Protein aggregation of the p63 transcription factor underlies severe skin fragility in AEC syndrome.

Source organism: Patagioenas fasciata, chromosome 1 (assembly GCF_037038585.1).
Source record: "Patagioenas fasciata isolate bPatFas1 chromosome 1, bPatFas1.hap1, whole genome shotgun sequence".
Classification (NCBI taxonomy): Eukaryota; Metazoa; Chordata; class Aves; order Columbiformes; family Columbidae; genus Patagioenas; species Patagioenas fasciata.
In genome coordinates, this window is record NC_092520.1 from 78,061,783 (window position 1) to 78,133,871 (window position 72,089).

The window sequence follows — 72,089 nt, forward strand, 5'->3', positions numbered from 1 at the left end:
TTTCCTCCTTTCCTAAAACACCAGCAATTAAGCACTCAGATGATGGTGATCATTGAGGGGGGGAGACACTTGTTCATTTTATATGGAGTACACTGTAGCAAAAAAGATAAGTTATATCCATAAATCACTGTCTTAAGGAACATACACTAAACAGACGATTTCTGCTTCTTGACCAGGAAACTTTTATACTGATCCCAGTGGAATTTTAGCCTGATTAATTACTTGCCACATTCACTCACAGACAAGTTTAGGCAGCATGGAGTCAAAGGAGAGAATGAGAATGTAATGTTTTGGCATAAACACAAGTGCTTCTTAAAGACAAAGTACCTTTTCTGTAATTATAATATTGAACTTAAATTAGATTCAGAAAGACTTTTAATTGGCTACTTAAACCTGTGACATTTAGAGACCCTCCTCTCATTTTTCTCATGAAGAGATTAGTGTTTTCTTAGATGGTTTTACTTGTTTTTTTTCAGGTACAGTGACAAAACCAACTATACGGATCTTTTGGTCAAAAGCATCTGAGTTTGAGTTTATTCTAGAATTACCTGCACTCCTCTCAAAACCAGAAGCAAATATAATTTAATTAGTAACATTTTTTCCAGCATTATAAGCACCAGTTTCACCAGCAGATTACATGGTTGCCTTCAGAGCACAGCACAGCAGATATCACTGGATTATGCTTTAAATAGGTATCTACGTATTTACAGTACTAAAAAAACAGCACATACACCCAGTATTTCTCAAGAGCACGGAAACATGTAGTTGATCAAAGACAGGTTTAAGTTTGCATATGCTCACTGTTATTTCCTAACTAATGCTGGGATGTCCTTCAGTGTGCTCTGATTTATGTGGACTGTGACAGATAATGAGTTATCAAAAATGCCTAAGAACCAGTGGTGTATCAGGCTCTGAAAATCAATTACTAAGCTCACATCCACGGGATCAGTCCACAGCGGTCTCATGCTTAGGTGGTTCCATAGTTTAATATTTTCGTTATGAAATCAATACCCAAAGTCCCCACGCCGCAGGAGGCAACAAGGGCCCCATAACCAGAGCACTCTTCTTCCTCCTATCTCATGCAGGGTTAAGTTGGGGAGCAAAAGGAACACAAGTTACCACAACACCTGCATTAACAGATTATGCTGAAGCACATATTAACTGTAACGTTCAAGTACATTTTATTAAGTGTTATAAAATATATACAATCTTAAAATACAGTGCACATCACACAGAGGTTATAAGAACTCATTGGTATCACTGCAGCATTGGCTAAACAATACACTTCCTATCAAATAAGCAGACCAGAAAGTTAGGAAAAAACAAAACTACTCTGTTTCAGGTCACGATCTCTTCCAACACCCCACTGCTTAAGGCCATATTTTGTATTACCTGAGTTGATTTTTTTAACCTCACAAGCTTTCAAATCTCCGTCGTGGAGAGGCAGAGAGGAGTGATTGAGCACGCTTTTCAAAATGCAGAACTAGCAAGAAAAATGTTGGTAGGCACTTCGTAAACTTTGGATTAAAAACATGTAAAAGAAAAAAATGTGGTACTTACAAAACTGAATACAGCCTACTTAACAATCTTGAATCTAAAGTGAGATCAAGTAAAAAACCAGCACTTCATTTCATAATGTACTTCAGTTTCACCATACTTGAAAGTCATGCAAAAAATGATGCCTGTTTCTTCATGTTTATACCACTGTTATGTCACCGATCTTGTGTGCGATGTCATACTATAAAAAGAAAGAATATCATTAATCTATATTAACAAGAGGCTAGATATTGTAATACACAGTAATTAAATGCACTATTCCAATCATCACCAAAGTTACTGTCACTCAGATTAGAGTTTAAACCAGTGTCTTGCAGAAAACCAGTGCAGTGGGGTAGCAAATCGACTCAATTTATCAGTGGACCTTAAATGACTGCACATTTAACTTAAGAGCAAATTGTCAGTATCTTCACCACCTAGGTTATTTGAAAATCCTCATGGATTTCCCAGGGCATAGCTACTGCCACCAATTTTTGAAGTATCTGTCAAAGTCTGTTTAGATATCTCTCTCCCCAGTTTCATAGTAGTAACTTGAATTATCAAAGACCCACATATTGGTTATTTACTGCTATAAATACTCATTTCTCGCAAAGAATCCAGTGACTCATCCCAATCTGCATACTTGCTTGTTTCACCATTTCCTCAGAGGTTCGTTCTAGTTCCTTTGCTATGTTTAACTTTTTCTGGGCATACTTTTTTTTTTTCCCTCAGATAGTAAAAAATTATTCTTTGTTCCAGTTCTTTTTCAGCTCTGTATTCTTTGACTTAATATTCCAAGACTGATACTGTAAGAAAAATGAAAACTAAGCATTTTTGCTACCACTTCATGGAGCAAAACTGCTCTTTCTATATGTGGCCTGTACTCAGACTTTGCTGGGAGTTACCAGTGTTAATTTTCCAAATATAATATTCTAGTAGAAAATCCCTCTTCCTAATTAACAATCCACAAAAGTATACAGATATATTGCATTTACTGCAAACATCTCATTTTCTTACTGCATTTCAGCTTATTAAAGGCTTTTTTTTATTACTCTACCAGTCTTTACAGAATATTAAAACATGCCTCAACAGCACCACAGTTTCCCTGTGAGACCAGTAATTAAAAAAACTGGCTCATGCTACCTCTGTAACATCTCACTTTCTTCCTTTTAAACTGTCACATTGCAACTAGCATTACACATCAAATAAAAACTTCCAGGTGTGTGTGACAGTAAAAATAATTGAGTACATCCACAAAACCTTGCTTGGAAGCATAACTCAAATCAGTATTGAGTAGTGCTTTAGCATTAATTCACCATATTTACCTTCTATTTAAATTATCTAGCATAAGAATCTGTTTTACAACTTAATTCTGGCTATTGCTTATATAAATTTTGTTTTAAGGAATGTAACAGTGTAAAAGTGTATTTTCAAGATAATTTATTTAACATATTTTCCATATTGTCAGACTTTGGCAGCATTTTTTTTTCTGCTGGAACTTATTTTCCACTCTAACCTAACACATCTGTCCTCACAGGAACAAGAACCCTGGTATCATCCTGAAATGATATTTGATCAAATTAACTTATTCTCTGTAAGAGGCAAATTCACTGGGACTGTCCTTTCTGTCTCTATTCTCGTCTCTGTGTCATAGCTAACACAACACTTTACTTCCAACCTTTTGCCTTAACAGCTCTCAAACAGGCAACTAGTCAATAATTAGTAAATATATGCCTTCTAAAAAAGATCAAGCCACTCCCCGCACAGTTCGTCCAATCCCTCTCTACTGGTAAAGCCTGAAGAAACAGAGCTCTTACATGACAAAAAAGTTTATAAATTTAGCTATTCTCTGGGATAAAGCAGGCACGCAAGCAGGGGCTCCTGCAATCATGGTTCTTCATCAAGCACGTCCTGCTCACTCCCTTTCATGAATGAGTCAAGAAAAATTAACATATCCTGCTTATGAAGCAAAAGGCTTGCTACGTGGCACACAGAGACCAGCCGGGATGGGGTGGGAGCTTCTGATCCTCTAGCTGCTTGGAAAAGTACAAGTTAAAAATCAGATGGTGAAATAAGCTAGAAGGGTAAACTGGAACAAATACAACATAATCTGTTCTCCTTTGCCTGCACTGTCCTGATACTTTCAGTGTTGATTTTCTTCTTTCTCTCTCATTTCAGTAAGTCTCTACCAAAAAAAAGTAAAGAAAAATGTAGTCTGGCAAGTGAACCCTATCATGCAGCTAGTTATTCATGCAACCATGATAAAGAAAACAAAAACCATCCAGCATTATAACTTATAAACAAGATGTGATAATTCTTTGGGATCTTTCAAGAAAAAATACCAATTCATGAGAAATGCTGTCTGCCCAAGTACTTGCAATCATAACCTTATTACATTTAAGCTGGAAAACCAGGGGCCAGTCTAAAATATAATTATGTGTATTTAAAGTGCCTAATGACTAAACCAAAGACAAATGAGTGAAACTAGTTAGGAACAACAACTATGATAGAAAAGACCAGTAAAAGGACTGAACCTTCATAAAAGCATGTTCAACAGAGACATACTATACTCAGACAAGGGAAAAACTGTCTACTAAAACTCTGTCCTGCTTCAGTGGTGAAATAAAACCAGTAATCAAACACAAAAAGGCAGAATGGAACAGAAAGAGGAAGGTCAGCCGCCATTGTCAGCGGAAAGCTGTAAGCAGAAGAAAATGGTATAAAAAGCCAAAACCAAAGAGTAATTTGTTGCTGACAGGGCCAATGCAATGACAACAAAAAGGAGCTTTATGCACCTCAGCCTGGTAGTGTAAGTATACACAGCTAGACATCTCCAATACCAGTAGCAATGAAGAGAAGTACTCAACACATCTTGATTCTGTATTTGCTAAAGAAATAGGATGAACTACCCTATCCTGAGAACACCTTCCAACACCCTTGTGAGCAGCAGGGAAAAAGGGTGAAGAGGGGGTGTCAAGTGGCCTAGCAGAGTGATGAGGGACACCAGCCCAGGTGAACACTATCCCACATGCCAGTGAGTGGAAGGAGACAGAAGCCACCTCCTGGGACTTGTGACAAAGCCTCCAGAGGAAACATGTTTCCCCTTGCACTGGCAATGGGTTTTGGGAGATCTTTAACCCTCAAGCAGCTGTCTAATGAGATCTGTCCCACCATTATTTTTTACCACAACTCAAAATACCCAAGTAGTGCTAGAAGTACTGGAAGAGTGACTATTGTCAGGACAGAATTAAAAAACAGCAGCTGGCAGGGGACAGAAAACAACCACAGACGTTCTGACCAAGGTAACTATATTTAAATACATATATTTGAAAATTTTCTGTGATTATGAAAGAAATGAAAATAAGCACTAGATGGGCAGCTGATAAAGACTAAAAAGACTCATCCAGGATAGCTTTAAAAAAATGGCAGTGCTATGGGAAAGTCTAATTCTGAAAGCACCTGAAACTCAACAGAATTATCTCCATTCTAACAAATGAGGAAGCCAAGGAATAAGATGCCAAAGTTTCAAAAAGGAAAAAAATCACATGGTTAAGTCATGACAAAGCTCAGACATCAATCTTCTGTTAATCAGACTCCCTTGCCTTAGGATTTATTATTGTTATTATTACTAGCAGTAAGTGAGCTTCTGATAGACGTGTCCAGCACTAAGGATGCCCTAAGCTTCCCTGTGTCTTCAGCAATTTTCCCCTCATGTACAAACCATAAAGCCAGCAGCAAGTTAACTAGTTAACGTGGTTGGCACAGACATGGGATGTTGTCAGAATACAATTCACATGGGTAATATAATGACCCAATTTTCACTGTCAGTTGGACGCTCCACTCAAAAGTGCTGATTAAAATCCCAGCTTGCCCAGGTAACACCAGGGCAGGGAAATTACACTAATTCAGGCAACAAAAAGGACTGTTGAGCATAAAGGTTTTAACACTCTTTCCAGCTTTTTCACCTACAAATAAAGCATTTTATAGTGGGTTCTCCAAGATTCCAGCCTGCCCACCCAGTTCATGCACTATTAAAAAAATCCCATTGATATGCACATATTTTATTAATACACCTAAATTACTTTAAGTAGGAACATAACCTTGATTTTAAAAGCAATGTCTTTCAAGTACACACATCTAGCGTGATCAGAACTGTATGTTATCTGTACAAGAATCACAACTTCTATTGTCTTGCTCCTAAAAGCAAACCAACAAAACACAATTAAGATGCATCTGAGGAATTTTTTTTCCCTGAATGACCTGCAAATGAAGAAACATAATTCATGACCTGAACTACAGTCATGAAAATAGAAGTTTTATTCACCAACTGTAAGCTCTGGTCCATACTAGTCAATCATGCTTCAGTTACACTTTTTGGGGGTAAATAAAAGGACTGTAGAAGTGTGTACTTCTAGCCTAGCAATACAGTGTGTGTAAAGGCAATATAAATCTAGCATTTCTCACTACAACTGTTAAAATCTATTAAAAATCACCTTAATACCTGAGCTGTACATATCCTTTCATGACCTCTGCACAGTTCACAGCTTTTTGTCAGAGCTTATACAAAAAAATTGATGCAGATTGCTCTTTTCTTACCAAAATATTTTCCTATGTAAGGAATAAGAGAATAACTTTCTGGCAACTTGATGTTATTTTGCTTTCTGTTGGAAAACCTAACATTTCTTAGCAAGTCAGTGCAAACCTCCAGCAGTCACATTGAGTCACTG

The p63 gene encodes a master regulator of epidermal commitment, development, and differentiation. Heterozygous mutations in the C-terminal domain of the p63 gene can cause ankyloblepharon-ectodermal defects-cleft lip/palate (AEC) syndrome, a life-threatening disorder characterized by skin fragility and severe, long-lasting skin erosions. Despite deep knowledge of p63 functions, little is known about mechanisms underlying disease pathology and possible treatments. Here, we show that multiple AEC-associated p63 mutations, but not those causative of other diseases, lead to thermodynamic protein destabilization, misfolding, and aggregation, similar to the known p53 gain-of-function mutants found in cancer. AEC mutant proteins exhibit impaired DNA binding and transcriptional activity, leading to dominant negative effects due to coaggregation with wild-type p63 and p73. Importantly, p63 aggregation occurs also in a conditional knock-in mouse model for the disorder, in which the misfolded p63 mutant protein leads to severe epidermal defects. Variants of p63 that abolish aggregation of the mutant proteins are able to rescue p63's transcriptional function in reporter assays as well as in a human fibroblast-to-keratinocyte conversion assay. Our studies reveal that AEC syndrome is a protein aggregation disorder and opens avenues for therapeutic intervention.